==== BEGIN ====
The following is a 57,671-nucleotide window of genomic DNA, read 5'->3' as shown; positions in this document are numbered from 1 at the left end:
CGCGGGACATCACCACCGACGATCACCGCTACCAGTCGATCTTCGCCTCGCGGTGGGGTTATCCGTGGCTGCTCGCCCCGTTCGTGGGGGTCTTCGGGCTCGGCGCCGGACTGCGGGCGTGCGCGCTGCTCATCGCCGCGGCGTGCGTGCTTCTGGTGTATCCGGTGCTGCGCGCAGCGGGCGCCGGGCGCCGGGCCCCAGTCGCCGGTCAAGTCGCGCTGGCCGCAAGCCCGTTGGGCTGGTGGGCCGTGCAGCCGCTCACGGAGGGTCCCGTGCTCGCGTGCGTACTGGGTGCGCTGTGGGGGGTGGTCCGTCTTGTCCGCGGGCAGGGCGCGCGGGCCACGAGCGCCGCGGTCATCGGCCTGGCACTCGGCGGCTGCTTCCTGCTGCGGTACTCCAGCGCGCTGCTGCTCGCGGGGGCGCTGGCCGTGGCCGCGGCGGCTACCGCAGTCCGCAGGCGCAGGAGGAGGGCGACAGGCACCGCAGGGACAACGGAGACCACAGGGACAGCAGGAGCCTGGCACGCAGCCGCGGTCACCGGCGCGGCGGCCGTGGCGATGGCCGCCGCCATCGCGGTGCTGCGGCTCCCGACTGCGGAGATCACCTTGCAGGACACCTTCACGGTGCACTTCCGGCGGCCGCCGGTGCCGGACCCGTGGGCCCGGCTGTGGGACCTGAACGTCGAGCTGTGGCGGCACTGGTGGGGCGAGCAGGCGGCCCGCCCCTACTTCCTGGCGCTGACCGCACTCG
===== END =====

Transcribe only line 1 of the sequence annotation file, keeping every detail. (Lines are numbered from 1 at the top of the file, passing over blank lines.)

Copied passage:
The following is a 57,671-nucleotide window of genomic DNA, read 5'->3' as shown; positions in this document are numbered from 1 at the left end: